We have an amazing team here at BlueOrange. Kaspars is on a well deserved vacation, and Krista and our summer intern Renārs do a great job keeping everything in order, while also providing thoughtful and fresh insights into making us a little bit better every day.
Here are some links that they found interesting this week:
Tesla manages to raise $1.8b through junk bonds yielding 5.3%
Earlier this month, Tesla came out with a statement saying that the money required to fund the projected production ramp of its recently released Model 3 is going to be raised through a bond offering. At first, the electric carmaker wanted to raise $1.5 billion, a number that, due to high demand, was later increased to $1.8 billion.
People are keener on buying Nike on Amazon than at Foot Locker
According to a report by UBS, more US consumers prefer to purchase Nike products on Amazon (13%), rather than making the purchase at Foot Locker (9%). The recent findings indicate a significant switch from a year ago, when Foot Locker was the option more people chose.
Nike was wary of opening a store on Amazon over concerns of counterfeits being sold and the customer experience being poor, but the sports apparel manufacturer caved and announced a deal with Amazon, which sent the shares flying 7%.
Facebook posts astounding results
The stock price of Facebook surged more than 3% in after-hours trading, after posting better than expected quarterly results. The social media giant reported diluted earnings per share of $1.31 versus the estimates of $1.13, marking a 71% increase from the same period last year. Revenue was reported at $9.3 billion, which is 47% higher than a year ago.
The CFO of Facebook, David Wehner, said that ads are going to contribute less to growth in the following quarter. Facebook is looking to generate more revenue out if the news feed with Facebook TV – a long form video service is set to launch mid-August and ads placed in Facebook Messenger, messaging service with 1.2 billion daily users, is still in “early stages”.
Facebook TV coming in mid-August, maybe..
Reportedly, Facebook is finally coming out with its iteration of on-demand TV. The company has reached out to its partners, asking them to turn in the first episodes of their inexpensive, short-form programs.
According to undisclosed sources, Facebook is funding some higher-end content. The newly released content is going to be accessible separate from the news feed, in a new “Video” tab, alongside user-generated content.
Facebook is looking to make something higher-end than Google’s YouTube, yet is not willing to compete with other original content providers such as Netflix, HBO and Showtime.
With the general population becoming more and more conscious about their internet privacy every day, some seek anonymity in the “dark net”. The dark net, which is the decentralized version of the world wide web, mostly associated with illegal activities and cryptocurrency transactions, according to data, receives around 440 thousand daily users from the US alone.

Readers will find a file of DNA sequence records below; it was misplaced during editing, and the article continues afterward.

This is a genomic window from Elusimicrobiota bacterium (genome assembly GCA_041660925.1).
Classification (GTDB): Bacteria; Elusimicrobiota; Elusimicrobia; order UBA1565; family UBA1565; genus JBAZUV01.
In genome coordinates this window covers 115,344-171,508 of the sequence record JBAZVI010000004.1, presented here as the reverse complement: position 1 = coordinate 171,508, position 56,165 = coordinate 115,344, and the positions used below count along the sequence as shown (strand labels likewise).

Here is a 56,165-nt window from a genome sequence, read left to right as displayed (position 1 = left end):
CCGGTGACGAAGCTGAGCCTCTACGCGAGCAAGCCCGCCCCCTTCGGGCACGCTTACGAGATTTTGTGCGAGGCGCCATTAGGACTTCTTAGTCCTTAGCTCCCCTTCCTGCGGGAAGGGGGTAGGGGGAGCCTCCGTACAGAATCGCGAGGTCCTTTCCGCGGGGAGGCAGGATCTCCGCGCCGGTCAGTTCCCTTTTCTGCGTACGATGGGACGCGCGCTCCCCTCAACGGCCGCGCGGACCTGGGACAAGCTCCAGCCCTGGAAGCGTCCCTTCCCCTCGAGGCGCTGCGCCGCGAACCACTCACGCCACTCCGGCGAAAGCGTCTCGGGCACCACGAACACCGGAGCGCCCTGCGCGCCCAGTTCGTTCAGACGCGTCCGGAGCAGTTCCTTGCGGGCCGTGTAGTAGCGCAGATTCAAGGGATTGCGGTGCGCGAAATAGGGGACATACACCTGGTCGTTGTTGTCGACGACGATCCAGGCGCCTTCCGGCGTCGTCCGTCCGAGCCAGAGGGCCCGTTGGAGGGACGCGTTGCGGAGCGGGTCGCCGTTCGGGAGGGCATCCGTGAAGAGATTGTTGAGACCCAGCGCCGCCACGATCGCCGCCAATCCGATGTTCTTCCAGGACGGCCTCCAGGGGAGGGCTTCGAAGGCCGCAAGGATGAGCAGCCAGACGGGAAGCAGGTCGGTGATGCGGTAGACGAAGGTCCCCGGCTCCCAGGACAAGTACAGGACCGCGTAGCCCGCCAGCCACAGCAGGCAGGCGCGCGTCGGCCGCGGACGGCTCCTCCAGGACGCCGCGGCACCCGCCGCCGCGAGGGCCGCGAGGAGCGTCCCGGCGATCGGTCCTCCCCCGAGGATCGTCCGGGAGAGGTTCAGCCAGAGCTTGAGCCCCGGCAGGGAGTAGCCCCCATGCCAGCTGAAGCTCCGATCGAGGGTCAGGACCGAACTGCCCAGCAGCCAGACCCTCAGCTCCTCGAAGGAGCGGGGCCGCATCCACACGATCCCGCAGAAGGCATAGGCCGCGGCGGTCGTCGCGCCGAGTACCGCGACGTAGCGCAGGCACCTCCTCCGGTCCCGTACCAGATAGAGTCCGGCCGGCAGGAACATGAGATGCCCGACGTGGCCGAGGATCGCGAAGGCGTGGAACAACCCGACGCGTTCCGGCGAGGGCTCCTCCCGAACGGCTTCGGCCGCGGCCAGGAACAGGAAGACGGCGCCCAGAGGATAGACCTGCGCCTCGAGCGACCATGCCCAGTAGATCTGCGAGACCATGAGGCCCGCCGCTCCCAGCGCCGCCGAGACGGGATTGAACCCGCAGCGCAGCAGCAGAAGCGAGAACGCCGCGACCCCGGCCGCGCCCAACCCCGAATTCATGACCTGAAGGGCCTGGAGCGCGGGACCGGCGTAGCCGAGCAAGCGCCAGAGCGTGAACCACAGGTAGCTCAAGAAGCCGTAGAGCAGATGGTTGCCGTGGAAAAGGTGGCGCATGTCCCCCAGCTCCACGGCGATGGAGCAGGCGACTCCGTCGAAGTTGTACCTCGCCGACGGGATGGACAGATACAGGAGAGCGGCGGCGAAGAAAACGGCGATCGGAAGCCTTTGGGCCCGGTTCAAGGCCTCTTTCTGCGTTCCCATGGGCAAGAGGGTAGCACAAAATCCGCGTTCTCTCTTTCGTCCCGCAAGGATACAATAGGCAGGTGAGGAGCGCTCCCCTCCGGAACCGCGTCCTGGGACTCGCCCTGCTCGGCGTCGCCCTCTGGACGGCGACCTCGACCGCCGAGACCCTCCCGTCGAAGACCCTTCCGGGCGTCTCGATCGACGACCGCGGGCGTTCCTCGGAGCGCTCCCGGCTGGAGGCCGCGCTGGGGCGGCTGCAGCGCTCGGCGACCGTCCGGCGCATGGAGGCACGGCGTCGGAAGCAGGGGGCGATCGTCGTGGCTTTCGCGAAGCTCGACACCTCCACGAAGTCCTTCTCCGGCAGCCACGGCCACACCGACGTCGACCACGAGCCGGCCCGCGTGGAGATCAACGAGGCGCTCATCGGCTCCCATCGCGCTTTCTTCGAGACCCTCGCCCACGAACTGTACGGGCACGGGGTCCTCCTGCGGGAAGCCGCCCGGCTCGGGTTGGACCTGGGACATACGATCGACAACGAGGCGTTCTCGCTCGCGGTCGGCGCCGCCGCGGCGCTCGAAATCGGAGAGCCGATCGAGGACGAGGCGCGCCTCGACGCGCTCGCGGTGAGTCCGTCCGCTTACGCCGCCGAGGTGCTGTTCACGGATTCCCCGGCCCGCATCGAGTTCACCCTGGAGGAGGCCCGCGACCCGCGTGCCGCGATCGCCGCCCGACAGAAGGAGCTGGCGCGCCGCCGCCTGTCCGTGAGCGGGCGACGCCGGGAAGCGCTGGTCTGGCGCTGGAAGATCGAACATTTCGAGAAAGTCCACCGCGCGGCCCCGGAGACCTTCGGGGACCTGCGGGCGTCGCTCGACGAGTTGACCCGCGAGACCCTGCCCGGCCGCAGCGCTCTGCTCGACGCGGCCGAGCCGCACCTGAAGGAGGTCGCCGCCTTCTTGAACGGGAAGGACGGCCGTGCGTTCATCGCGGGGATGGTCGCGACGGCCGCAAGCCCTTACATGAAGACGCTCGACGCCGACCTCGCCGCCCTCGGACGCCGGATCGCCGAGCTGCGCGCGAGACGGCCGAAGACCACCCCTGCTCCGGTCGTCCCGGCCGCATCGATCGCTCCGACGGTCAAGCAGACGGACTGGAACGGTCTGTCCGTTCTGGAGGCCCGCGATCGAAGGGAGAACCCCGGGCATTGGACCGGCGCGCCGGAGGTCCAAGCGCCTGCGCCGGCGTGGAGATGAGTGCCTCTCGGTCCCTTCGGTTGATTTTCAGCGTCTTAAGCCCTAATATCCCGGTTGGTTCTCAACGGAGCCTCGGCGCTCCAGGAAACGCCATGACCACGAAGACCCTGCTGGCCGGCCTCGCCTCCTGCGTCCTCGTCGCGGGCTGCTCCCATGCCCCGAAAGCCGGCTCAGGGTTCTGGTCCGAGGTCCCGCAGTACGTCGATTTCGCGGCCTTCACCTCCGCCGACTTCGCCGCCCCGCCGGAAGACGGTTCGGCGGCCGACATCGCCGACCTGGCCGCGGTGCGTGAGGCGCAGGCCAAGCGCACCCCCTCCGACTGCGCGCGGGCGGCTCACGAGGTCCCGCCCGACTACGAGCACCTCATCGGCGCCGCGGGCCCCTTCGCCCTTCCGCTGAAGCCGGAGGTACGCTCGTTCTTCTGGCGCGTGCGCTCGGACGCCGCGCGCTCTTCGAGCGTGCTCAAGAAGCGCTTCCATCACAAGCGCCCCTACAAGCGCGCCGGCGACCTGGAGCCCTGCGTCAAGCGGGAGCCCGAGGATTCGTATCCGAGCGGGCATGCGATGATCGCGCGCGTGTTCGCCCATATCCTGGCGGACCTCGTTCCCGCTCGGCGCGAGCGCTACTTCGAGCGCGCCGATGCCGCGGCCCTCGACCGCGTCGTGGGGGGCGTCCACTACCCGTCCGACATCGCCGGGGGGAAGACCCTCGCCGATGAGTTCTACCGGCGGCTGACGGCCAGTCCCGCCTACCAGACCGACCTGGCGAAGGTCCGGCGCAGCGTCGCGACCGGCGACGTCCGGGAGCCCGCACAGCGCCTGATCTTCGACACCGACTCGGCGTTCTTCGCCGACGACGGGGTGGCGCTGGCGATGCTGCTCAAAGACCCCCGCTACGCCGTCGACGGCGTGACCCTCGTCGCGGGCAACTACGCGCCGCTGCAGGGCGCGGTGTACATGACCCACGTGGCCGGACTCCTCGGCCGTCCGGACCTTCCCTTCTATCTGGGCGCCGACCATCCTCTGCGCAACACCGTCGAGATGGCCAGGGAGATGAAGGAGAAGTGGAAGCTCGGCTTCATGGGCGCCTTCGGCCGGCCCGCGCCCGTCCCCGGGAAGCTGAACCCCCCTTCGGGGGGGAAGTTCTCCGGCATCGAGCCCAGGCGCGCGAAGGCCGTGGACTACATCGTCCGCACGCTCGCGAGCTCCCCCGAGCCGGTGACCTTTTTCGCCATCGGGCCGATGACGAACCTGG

“How is this relevant?” you might ask.
Well, according to Goldman Sachs – two reasons:
- Firstly, due to the fact that the dark net enables individuals to browse the internet anonymously, out of the reach of traditional search engines, data-collection for advertising revenue reliant websites could take a significant hit to their top-line.
- Secondly, because the dark net is used to conduct various illegal activities, a more direct regulation of the internet could be called for, which in turn has the ability to slow the innovation of large internet companies such as Google, Amazon and Facebook.
With the goldmine, that online advertising is, slowly getting depleted of its resources, it only makes sense for companies to look for ways to cash in on the ever-growing customer base. Facebook is set to launch a premium subscription news service.
After hearing the concerns of several newspapers of having little control on how their stories were being exhibited and how fake news were affecting the overall landscape of the news industry. Additionally, the News Media Alliance, which represents over 2000 newspapers and digital publishers, accused Facebook and Google for benefiting from news stories without properly compensating publishers.
Here’s a link to an article from ABglobal.com that shows how exceeding expectations can actually make ‘expensive’ stocks seem very cheap in retrospect:
This chart that illustrates the differential between Facebook’s earnings expectations and actual earnings is quite enlightening and goes to show the degree to which analysts can underestimate new business models:
We have been taking some profits on big tech recently, but the numbers in this link show why big tech share prices have done extremely well over the past year:
Are you surprised that Facebook grew its profits the most? We’re not. It validates the point that their network is a brilliant platform that has only begun to be monetized.
Thinking about participating in Snapchat’s IPO?
Here’s an infographic by mediakix